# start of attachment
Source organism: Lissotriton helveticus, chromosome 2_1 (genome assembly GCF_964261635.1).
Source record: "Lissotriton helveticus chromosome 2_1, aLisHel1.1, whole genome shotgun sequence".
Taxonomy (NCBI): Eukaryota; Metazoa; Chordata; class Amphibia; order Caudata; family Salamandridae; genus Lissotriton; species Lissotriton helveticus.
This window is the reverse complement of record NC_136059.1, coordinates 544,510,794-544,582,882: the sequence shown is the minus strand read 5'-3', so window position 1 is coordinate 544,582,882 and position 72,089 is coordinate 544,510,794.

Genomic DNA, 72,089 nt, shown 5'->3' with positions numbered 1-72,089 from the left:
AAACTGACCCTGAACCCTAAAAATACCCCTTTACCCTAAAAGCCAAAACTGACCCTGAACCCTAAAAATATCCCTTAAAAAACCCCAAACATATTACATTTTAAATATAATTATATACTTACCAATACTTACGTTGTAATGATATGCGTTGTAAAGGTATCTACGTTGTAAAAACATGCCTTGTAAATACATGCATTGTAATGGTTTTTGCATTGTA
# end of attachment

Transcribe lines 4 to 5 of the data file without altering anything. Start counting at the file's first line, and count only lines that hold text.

This window is the reverse complement of record NC_136059.1, coordinates 544,510,794-544,582,882: the sequence shown is the minus strand read 5'-3', so window position 1 is coordinate 544,582,882 and position 72,089 is coordinate 544,510,794.

Genomic DNA, 72,089 nt, shown 5'->3' with positions numbered 1-72,089 from the left: